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Importing Dogs & Rabies Vaccination Concerns

Clinician's Brief (Capsule)

Preventive Medicine

|April 2016

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Until 2012, the 5 rabies-free countries (the United Kingdom, Ireland, Malta, Sweden, and Norway) in the European Union (EU) still required rabies serological tests for rabies-neutralizing antibodies in pets being transferred into the country from other EU countries. With implementation of new pet-movement policies aligning regulations throughout the EU, however, the only requirements for entry into Norway are a microchip and notation in a passport of an antirabies vaccine and prophylactic Echinococcus multilocularis treatment. This deregulation has resulted in an influx of rescue dogs from Eastern Europe into Norway. Given the high numbers of stray-dog adoptions, there are increased concerns about potential for introduction of rabies. This study measured the rabies antibody levels in 75 imported rescue dogs. Results obtained at the same laboratory from owned dogs in Sweden were used for comparison. Only 35/75 (46.7%) study dogs had satisfactory antibody levels (≥0.5 IU/mL), compared with 85.7% of owned dogs. Negative titers (≤0.1 IU/mL) were found in 14/75 (18.6%) rescue dogs. There was no significant association between antibody titers and interval (from vaccine to sampling), time since vaccination, and  vaccine product. All vaccine brands reported had at least 1 negative antibody test. The effect of vaccination on dogs already harboring the rabies virus is unclear, but the current 21-day waiting period for export postvaccination is considered too short to adequately ensure rabies-free status. These results reinforce concern about whether dogs being imported from rabies-endemic countries are raising the rabies risk in Norway and other rabies-free countries.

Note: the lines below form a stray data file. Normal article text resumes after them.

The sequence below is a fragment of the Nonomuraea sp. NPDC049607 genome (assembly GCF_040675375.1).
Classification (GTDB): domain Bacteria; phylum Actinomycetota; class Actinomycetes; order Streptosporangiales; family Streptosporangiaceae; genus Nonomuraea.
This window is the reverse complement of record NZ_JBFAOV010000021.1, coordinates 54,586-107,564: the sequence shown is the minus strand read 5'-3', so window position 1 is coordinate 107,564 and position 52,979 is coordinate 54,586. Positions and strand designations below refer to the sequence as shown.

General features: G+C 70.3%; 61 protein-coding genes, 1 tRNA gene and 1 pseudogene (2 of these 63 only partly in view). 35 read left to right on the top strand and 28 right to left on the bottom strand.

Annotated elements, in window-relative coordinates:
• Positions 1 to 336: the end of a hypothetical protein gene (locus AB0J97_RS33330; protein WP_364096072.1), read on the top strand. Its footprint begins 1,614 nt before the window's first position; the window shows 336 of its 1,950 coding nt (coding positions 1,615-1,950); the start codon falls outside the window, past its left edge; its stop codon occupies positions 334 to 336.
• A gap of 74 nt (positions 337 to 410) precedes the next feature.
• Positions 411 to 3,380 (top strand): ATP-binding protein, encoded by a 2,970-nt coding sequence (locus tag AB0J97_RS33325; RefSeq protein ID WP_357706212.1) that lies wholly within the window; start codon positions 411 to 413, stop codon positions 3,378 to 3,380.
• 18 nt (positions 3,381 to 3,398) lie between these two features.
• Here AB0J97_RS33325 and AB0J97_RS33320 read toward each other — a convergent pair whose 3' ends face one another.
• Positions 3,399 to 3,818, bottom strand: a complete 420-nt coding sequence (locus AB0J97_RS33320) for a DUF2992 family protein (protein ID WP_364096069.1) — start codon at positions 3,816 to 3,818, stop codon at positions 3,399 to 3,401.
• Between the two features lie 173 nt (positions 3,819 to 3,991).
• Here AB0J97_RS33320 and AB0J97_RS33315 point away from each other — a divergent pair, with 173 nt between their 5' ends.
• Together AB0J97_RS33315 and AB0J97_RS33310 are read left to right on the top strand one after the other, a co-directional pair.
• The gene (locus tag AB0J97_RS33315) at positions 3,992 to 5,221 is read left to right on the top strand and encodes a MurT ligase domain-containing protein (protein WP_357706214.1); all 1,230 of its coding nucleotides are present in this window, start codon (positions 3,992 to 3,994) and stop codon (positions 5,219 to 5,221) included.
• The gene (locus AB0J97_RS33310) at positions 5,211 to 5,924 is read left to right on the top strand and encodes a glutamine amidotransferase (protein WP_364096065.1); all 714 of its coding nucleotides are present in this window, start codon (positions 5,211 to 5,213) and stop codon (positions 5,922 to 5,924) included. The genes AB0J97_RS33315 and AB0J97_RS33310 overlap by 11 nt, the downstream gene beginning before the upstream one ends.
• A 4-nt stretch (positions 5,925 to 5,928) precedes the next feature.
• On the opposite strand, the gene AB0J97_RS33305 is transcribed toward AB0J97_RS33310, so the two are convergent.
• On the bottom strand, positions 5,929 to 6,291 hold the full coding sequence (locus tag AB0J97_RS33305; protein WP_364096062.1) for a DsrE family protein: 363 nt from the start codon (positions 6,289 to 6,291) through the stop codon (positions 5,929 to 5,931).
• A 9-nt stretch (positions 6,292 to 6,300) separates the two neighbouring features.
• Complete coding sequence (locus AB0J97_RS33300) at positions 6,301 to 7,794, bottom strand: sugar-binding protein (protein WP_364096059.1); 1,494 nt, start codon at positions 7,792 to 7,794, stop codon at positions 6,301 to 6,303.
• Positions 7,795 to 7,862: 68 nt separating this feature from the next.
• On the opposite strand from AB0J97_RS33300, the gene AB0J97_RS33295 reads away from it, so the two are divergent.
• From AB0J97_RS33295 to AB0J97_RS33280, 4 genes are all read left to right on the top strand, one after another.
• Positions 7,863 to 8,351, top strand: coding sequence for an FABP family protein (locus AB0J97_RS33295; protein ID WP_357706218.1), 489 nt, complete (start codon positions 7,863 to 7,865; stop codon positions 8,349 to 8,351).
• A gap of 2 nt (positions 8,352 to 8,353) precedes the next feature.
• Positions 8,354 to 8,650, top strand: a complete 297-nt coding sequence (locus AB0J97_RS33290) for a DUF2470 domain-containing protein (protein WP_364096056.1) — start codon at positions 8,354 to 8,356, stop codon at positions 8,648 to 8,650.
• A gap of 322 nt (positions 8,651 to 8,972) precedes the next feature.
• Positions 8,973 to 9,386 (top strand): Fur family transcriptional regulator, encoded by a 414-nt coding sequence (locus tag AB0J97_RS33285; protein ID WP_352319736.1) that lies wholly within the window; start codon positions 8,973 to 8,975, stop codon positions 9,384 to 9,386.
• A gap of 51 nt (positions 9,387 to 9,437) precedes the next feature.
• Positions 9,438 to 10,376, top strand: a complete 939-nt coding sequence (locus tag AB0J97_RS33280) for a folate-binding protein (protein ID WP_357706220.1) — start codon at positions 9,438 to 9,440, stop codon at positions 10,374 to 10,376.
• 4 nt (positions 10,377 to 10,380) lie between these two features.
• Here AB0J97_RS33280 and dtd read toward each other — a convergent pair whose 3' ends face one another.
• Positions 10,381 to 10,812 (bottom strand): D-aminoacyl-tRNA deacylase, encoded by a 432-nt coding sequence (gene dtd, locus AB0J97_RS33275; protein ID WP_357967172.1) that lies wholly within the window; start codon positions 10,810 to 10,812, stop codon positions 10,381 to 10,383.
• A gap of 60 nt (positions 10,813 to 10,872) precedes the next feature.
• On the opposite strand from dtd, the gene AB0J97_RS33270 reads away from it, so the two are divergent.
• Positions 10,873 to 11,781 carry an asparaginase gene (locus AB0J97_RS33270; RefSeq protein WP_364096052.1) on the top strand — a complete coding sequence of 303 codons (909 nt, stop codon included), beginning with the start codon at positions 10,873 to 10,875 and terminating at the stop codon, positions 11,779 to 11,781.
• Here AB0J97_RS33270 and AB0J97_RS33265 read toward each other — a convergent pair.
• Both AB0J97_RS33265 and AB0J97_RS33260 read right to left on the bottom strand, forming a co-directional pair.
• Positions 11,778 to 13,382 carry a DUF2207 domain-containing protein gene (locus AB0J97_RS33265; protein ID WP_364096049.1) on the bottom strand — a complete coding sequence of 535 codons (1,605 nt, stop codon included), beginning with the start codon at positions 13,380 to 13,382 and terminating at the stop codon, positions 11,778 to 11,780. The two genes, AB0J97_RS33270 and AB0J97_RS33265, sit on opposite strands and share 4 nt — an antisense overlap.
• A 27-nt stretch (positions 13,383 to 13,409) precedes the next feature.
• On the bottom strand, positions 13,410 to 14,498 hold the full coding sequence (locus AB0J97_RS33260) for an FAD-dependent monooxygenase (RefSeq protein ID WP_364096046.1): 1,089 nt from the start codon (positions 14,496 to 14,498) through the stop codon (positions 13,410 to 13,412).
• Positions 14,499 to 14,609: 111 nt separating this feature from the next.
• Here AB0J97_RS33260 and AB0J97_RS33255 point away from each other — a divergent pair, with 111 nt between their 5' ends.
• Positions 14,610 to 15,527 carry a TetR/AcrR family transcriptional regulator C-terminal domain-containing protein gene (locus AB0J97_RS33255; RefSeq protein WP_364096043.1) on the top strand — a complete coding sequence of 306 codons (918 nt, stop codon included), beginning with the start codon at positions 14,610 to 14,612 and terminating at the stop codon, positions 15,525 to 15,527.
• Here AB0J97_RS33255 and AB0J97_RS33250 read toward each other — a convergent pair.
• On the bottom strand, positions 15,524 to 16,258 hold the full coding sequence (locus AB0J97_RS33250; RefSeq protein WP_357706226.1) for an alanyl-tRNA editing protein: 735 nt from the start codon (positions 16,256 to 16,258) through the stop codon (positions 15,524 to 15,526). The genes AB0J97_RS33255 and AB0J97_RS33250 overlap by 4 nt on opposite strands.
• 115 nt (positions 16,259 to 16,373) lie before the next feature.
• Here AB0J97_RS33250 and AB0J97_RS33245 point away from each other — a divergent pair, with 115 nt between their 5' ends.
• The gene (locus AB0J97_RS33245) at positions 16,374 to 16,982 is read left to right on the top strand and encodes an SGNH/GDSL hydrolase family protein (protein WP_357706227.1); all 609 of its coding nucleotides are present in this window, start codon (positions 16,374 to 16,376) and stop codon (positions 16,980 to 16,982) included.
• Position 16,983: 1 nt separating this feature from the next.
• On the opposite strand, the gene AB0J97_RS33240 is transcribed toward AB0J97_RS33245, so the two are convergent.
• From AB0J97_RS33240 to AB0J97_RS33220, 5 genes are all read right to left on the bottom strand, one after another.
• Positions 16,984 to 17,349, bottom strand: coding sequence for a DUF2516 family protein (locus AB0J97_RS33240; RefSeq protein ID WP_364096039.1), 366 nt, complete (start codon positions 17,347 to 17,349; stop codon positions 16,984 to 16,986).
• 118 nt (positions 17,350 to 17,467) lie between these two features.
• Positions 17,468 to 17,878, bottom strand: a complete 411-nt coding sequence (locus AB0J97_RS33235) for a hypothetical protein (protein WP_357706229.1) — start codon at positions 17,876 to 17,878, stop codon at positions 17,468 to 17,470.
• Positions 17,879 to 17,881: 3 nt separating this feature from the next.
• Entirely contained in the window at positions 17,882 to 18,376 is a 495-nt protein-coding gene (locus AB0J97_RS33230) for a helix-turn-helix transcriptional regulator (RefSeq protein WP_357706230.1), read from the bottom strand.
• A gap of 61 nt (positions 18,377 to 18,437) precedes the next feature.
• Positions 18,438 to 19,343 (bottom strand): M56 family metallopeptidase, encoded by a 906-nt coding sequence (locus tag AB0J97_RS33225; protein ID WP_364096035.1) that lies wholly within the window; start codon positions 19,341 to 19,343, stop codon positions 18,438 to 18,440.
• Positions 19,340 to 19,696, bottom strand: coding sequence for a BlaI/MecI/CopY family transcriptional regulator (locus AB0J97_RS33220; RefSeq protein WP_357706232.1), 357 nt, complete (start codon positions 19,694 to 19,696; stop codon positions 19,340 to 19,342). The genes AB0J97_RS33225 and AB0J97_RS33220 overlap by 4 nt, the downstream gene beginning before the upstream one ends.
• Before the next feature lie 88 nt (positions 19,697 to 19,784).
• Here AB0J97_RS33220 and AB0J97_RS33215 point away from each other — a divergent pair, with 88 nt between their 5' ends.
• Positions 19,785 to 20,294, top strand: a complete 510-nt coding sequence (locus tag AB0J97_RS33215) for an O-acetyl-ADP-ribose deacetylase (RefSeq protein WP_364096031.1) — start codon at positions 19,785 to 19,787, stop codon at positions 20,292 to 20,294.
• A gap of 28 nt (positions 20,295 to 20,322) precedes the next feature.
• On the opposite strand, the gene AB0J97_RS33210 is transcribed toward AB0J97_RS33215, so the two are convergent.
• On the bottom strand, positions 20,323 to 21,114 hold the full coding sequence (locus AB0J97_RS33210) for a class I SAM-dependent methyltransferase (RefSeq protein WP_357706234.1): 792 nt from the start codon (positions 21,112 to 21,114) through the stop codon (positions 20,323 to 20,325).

Vaccines have changed the world, but they are neither perfect nor perfectly used. As some vaccine preventable diseases become rare (in some regions), it is easy to forget about their importance and rely too much on vaccination as the main, or sole, control mechanism. This study shows why relying on the vaccination history of imported animals can be a bad thing. When the majority of “vaccinated” animals do not have a protective titer, and when many have levels that are inconsistent with ever having been vaccinated, there is a problem. Whether through poor immune response or false certification of vaccination, relying on the hope that imported animals have a protective titer (and are not actually already infected with rabies virus) exposes a gap that poses a risk to animals and the public.—J. Scott Weese, DVM, DVSc, DACVIM 

This capsule is part of the One Health Initiative.


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